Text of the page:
The pursuit of constraining global warming to 1.5 °C has prompted the IPCC to propose various mitigation strategies. In its 6th report, a novel approach, ‘demand-side mitigation,’ has been highlighted as a pivotal category of mitigation measures, transcending mere technological aspects and cost-benefit analyses.

Demand-side mitigation:

  • This approach aims at reshaping the demand for goods and services through targeted changes in choices, technology adoption, consumption patterns, behaviors, and lifestyles.
  • Example: Embracing plant-based diets and reducing red meat consumption can mitigate cardiovascular risks while also reducing emissions.
  • Example: Encouraging walking and cycling not only enhances personal fitness but also curbs emissions.

Significance of ‘Demand-side mitigation’:

  • Supply-side solutions, though effective in reducing emissions intensity, have limitations in achieving absolute emissions reduction without complementary demand-side interventions.
  • Behavioral and lifestyle modifications, along with demand-side management, have already demonstrated emissions reductions globally and hold the potential for significant future reductions.
  • Swift and profound shifts in demand facilitate emissions reduction across sectors in the short to medium term.
  • Demand-side strategies across sectors could potentially reduce emissions by 40-70% by 2050.
  • Demand-side mitigation, coupled with innovative service delivery methods, can help in avoiding, shifting, and enhancing final service demand.

Government Actions:

  • Introduction of economic incentives like carbon pricing while considering intricate decision-making processes, habits, and routines.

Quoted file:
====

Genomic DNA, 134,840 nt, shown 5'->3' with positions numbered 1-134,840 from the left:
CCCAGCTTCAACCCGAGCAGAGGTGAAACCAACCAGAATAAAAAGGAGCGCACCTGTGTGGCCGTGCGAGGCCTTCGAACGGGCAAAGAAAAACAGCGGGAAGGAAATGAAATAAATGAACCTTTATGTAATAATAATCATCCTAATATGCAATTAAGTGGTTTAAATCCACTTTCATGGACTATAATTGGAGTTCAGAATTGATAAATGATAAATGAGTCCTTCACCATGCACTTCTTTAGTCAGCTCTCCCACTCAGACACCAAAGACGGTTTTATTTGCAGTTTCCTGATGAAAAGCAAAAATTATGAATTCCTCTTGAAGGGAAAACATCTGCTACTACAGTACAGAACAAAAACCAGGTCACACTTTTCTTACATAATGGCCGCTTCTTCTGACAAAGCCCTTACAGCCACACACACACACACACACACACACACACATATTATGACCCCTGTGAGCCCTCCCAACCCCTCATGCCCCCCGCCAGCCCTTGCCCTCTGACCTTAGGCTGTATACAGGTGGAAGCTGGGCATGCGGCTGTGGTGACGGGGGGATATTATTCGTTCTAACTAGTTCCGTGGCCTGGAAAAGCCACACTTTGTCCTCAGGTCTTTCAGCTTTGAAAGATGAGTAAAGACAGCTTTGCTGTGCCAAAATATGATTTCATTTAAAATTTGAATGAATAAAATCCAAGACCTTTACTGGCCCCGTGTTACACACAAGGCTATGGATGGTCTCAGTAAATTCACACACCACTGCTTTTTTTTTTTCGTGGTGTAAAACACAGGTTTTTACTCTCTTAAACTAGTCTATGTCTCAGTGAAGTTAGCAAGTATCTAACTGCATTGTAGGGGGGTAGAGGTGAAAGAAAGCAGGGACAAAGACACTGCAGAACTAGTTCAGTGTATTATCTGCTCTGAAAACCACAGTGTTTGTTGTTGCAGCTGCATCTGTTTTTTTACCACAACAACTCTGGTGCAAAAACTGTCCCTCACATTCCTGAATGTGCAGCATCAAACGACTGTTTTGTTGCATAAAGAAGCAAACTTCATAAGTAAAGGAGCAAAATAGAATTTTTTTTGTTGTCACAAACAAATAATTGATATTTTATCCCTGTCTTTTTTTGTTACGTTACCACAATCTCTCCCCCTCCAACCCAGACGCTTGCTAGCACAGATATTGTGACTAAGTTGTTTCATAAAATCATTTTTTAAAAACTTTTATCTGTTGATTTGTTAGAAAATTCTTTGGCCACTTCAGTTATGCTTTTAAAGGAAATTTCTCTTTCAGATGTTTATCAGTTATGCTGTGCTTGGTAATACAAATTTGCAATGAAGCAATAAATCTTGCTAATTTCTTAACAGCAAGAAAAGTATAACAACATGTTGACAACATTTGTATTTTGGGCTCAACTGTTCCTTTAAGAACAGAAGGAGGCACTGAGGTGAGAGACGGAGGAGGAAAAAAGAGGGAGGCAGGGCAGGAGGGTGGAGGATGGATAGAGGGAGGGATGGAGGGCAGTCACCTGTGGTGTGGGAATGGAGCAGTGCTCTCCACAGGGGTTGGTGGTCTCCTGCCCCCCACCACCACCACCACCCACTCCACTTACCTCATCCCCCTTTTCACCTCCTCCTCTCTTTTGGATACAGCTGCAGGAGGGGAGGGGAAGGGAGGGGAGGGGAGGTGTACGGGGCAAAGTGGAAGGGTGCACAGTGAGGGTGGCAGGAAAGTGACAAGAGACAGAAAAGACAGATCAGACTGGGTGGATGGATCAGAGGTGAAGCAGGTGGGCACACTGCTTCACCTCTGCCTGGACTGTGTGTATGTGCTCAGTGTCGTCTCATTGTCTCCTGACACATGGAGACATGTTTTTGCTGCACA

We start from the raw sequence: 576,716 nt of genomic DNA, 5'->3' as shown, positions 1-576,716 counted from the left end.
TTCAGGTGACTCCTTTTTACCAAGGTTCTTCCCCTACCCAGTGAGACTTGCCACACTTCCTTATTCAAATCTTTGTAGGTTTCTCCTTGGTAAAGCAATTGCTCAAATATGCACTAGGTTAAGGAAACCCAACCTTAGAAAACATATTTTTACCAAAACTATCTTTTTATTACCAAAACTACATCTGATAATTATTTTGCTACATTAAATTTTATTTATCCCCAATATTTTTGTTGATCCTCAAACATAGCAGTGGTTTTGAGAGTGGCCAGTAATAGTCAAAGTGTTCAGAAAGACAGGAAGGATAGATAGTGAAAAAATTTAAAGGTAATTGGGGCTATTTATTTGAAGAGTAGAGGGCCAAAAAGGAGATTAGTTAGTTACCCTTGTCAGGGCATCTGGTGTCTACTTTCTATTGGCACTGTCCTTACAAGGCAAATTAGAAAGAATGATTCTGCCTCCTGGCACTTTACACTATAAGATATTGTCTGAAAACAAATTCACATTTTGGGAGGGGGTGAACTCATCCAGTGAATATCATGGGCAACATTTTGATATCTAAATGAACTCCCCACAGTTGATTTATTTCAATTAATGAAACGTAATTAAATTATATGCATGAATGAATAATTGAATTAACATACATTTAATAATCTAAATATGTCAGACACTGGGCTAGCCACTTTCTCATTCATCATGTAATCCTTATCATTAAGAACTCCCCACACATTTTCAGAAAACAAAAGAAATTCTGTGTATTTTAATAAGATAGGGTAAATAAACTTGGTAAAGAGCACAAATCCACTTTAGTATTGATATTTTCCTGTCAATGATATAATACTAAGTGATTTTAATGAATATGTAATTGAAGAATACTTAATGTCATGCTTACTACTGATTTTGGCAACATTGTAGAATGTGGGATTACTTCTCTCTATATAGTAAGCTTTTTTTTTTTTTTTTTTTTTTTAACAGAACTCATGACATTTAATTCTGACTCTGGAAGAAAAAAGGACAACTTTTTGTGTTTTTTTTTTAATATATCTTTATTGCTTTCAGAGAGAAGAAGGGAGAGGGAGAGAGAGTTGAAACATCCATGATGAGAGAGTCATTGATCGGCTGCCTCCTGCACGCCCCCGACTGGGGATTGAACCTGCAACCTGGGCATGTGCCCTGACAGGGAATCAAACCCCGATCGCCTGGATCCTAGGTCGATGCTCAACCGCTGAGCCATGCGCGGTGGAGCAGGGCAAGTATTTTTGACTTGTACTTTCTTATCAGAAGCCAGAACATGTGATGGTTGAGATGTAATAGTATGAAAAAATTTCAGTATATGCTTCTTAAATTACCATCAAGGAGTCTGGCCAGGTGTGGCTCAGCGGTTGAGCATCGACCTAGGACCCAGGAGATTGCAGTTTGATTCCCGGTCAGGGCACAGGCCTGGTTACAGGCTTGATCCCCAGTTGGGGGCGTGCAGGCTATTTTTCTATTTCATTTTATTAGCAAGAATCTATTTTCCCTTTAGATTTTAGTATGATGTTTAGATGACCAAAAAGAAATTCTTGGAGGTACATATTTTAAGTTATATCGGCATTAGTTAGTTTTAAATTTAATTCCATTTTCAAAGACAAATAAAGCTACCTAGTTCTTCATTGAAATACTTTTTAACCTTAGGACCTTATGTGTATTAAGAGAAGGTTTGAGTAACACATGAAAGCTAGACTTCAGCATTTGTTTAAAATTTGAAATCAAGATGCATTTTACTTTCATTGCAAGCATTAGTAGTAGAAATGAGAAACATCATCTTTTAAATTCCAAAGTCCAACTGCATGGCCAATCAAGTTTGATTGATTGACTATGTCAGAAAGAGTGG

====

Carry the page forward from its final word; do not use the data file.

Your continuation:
• Example: Dedicated bus corridors established in Indian cities to promote public transport and discourage private vehicles.
  • Implementation of higher taxes on carbon-intensive products.
  • Example: European Union’s proposal for a carbon border adjustment tax on imports based on their carbon emissions during production.
  • Encouragement of alternative work culture like remote work to reduce commuting fuel consumption.
  • Promotion of green practices such as car-sharing and energy-efficient buildings through advertising and entertainment media.
  • Challenging established norms and values to foster change.
  • Example: Framing public transport as a comfortable alternative to alleviate stress from driving in congested traffic.

Community Initiatives:

  • Transforming the perception of car ownership as a status symbol and establishing a new norm favoring public transportation.
  • Shaping narratives that portray plant-based diets as healthy and natural, promoting specific diets.
  • Example: Successful case studies indicate citizens’ support for transformative changes through participatory processes aligned with local interests and culture.

Individual Contributions:

  • Raising awareness about lifestyle and dietary adjustments.
  • Example: Encouraging the transition from non-vegetarian to vegetarian diets to reduce demand.
  • Professionals altering their practices in line with decarbonization goals.
  • Example: Urban planners creating infrastructure conducive to low-carbon mobility and energy usage by designing safe walking and cycling spaces.
  • Wealthy investors divesting from fossil fuels and investing in carbon-neutral technologies.
  • Celebrities leading by example with eco-friendly lifestyles and consumption habits.

The recognition is growing that monetary growth alone cannot gauge national welfare and individual well-being. Therefore, actions for climate change mitigation should be assessed against indicators encompassing a broader range of needs, incorporating individual well-being, macroeconomic stability, and planetary health.

Legacy Editor Changed status to publish March 19, 2024